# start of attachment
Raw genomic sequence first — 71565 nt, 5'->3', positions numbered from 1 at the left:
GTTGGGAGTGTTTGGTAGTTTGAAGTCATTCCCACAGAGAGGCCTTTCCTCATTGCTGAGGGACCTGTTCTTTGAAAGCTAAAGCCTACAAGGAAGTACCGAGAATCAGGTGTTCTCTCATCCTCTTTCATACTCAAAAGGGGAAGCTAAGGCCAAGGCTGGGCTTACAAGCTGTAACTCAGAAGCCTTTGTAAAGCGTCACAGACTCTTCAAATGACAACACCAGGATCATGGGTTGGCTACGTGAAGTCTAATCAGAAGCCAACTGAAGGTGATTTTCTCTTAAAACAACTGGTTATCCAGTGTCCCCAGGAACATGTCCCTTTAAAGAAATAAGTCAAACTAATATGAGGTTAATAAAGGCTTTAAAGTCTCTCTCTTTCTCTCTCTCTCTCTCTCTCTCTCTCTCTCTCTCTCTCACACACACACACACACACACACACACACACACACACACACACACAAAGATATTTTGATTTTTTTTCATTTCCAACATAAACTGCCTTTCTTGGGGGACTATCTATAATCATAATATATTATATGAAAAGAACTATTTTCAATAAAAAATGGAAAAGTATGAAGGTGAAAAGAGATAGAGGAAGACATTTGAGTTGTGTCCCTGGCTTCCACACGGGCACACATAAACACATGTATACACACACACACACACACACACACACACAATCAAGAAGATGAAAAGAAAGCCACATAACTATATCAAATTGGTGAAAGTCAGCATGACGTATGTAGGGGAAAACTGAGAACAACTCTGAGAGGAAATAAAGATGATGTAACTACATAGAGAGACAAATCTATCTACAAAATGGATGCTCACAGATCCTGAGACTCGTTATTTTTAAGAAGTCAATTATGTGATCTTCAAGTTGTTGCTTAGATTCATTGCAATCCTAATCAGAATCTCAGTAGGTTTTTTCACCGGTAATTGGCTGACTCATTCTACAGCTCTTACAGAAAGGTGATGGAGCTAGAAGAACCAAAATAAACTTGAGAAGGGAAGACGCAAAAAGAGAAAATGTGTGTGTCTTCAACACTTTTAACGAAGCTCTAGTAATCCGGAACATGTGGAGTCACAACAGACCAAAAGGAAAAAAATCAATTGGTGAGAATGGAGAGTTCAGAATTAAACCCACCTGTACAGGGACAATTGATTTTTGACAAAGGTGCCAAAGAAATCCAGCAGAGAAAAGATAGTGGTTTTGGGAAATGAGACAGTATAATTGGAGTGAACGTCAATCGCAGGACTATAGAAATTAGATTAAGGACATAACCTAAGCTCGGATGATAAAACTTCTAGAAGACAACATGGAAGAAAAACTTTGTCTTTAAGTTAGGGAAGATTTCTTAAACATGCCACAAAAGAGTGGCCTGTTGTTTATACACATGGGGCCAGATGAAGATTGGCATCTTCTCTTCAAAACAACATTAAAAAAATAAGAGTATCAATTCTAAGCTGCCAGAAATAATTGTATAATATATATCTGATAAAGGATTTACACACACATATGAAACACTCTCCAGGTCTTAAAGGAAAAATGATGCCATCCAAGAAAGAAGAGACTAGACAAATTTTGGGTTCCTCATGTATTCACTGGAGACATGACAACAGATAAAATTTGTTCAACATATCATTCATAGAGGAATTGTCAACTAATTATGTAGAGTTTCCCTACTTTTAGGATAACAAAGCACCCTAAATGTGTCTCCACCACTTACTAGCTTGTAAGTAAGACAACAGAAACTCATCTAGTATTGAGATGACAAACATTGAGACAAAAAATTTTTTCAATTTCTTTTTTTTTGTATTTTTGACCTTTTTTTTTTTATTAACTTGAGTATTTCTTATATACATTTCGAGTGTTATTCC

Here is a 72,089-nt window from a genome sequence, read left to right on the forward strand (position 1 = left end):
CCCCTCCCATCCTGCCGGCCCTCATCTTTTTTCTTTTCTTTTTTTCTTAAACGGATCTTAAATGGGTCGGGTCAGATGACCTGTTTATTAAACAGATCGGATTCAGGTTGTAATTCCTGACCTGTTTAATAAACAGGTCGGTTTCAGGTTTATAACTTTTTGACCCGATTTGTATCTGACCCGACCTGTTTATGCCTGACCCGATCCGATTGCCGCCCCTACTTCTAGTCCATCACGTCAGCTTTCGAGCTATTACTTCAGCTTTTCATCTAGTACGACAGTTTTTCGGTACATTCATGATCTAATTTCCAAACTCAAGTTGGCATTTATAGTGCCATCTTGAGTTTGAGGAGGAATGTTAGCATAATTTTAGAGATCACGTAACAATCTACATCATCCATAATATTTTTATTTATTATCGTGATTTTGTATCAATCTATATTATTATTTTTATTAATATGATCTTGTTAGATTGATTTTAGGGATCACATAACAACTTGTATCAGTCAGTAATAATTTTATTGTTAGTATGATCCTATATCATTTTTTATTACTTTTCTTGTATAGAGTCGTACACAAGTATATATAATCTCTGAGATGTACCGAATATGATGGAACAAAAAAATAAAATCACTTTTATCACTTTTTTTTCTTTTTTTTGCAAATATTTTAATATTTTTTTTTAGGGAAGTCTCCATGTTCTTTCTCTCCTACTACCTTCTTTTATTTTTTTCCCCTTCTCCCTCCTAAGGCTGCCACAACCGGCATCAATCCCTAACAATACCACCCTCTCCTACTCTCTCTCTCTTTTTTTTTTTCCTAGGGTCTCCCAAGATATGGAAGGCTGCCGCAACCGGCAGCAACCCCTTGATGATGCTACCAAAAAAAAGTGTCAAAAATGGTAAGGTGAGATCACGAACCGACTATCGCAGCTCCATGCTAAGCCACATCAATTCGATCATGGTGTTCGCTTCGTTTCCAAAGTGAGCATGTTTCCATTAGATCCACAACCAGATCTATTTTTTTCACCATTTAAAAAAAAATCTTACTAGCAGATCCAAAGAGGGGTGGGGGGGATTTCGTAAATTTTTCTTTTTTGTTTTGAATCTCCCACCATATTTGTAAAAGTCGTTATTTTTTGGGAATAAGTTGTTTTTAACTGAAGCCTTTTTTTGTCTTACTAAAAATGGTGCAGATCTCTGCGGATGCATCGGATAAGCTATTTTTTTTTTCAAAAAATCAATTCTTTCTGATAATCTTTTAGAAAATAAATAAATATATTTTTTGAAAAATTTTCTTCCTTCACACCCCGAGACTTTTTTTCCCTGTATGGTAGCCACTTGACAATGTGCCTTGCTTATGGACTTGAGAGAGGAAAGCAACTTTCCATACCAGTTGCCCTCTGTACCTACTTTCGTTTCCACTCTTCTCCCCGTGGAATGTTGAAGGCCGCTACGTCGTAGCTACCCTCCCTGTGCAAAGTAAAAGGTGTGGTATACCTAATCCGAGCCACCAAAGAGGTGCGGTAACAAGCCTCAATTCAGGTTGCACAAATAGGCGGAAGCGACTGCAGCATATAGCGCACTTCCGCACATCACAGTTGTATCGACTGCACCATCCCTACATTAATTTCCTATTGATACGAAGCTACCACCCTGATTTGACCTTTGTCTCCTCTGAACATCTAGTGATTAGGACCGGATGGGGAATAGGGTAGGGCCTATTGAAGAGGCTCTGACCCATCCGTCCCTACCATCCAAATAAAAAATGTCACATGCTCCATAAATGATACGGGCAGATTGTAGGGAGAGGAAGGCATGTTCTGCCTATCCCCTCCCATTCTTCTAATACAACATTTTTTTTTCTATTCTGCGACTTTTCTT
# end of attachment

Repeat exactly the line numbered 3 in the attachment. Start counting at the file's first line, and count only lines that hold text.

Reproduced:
Here is a 72,089-nt window from a genome sequence, read left to right on the forward strand (position 1 = left end):